Self-tricks to Not Regret Life Decisions submitted by /u/Animated_videos [link] [comments]
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Gizmodo
Stephen Colbert Visits President Trump's (Alleged) Pee Tape Hotel Room GIF Stephen Colbert took viewers to a Moscow hotel room on his show last night. But it wasn’t just any Moscow hotel room. It was the room where President Trump allegedly had two sex workers urinate on the bed as a sign of disrespect to Barack Obama, who had previously stayed in the same room. And the segment is pretty nerve-racking . By now you’ve probably heard about the alleged Trump pee tape t
10h
Science : NPR
To Shrink Mosquito Population, Scientists Are Releasing 20 Million Mosquitoes Scientists plan to release millions of sterile, male bacteria-infected mosquitoes in California, to breed with wild females. They're hoping for a "steep decline" in the species that carries Zika. (Image credit: Mario Tama/Getty Images)
11h
EurekAlert! - Breaking News
Vortex photons from electrons in circular motionResearchers at IMS and their coworkers have shown theoretically and experimentally that a high energy electron in circular/spiral motion radiates vortex photons in the entire wavelength range from the radio-wave to the gamma-rays. This greatly broadens application spectra of the vortex photons in the field of physical science. Moreover, the finding indicates that vortex photons are ubiquitous in t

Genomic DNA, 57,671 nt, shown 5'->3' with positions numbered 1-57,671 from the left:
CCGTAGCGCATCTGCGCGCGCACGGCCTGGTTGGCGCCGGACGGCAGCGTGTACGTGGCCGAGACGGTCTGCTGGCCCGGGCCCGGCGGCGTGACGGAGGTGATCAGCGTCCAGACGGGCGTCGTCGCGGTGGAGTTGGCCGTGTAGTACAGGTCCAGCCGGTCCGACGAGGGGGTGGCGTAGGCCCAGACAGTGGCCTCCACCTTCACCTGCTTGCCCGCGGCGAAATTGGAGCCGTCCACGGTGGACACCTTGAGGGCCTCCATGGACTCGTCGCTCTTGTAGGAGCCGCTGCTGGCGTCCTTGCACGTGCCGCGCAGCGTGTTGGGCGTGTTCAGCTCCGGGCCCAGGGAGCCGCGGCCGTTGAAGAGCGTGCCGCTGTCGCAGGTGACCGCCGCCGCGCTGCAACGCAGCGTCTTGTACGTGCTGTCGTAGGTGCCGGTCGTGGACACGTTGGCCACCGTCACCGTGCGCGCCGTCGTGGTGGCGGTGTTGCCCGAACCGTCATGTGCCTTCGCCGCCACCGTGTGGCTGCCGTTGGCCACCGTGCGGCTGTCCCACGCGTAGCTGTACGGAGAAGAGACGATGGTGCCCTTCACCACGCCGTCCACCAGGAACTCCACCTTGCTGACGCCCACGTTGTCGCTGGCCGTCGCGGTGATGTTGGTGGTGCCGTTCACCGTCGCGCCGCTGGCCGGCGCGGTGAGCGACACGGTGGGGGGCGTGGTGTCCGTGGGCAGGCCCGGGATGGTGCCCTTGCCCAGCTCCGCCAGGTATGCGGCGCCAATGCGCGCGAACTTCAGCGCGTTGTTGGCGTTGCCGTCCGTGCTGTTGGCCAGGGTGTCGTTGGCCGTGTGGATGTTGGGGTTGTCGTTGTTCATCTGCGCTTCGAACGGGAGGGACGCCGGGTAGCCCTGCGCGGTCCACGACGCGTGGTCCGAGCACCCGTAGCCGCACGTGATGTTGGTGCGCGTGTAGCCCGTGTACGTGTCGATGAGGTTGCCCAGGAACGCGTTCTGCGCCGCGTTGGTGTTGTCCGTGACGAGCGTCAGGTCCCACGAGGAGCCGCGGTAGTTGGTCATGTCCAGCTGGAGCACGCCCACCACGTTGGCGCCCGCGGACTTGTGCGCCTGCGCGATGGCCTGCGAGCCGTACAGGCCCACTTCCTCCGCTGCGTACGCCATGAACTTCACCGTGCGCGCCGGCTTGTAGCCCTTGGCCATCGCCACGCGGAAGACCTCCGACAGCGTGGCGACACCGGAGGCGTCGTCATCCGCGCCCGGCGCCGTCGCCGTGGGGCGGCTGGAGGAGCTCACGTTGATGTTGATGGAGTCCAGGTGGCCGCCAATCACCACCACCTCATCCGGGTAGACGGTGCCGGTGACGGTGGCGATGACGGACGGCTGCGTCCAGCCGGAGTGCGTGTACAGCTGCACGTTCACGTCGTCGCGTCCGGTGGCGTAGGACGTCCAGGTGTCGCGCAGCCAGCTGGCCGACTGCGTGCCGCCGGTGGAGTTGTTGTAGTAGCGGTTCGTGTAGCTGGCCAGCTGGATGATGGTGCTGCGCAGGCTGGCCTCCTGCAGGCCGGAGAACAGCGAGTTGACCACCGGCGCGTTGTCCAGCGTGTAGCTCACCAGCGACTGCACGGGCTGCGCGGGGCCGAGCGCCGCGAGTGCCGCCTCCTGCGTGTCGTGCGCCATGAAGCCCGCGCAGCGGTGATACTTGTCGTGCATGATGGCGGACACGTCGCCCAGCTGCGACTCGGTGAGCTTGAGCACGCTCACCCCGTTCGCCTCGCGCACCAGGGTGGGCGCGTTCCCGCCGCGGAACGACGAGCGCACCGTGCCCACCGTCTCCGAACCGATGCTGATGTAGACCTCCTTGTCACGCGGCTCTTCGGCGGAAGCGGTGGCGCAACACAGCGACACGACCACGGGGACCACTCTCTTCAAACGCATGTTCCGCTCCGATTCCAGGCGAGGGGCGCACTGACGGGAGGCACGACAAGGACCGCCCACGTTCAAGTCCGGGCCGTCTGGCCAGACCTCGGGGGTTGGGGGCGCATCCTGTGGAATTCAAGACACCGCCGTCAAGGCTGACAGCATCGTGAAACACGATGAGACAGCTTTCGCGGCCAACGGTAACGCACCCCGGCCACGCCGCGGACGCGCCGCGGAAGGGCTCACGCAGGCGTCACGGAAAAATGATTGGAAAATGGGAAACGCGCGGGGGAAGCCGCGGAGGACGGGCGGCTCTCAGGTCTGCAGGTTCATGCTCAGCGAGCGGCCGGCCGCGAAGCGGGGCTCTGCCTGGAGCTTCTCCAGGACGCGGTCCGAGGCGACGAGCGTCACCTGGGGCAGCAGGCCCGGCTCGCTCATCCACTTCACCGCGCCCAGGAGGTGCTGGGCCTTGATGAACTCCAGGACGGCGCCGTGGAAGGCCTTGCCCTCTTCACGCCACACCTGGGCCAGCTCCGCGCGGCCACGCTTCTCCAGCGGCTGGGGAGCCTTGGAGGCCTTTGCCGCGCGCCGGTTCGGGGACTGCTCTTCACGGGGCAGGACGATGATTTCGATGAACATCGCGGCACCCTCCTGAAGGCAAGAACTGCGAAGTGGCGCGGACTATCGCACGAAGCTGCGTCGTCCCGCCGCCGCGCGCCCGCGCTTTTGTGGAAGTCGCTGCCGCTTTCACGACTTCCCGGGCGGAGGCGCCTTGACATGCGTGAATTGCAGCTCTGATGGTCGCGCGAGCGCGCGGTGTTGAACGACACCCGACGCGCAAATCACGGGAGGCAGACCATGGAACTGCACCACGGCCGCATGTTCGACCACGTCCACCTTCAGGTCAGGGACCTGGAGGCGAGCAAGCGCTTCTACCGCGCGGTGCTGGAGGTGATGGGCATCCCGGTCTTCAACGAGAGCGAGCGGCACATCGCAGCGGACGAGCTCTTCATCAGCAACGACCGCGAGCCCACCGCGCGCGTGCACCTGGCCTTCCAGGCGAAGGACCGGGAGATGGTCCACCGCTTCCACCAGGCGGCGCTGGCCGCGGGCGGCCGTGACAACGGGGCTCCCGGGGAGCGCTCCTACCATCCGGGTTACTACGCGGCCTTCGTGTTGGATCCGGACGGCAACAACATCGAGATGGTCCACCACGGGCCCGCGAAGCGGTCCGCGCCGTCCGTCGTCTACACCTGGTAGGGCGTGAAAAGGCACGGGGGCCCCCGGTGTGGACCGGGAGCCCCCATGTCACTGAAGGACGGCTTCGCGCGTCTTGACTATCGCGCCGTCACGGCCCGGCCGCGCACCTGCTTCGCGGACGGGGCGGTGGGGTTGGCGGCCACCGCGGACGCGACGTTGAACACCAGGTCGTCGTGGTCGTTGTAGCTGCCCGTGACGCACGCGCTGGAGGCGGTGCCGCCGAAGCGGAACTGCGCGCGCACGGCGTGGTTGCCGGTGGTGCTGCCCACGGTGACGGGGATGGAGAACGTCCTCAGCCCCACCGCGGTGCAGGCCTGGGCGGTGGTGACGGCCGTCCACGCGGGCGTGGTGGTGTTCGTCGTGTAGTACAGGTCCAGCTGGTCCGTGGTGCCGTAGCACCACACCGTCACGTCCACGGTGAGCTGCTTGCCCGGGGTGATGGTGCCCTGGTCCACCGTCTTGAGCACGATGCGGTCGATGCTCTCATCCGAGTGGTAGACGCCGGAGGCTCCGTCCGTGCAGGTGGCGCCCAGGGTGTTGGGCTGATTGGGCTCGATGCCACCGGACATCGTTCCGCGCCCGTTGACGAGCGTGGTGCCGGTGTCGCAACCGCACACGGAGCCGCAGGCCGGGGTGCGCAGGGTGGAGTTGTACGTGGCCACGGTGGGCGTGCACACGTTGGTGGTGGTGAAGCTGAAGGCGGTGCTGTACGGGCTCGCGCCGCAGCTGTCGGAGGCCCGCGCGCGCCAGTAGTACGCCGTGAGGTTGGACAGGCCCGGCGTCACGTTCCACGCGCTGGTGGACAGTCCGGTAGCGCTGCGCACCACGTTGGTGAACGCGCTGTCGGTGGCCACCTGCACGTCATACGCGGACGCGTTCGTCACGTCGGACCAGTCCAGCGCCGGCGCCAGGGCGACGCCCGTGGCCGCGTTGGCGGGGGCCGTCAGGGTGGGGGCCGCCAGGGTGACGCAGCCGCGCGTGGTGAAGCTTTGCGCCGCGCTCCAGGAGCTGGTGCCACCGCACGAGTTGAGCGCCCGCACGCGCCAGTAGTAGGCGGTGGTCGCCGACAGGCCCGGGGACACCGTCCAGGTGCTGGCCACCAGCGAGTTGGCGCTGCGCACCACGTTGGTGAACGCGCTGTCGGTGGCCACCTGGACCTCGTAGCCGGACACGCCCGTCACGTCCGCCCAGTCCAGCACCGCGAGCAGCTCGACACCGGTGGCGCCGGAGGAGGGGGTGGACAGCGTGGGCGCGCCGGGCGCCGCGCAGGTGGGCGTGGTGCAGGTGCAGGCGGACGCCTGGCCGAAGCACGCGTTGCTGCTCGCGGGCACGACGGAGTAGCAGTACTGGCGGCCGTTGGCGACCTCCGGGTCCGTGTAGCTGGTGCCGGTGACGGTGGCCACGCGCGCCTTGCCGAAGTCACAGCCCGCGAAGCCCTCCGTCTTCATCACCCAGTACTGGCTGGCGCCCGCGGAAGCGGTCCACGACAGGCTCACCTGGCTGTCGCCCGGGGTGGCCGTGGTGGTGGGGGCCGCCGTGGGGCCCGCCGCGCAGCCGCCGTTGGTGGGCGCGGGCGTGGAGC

11h
The Atlantic
The Strange Phenomenon of Voter Self-Suppression From the moment the president announced the creation of a panel to examine voter fraud and elections, voting-rights advocates warned that the real purpose of the commission was to suppress lawful votes . Then a series of reports from around the country over the last two weeks played directly into those fears, as voting officials in several states said citizens had been calling and asking to have
11h
The Atlantic
Queering the Work of Jane Austen Is Nothing New It’s an old Jane Austen conundrum: The author never married, but her fiction suggests she was expert in the ways of desire and love. How can that be? What were her desires, and did she act on them? Questions about Austen’s sexuality recently resurfaced in warring headlines, with the BBC TV historian Lucy Worsley suggesting that Austen “almost certainly never had sex with a man and may have instea
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Ingeniøren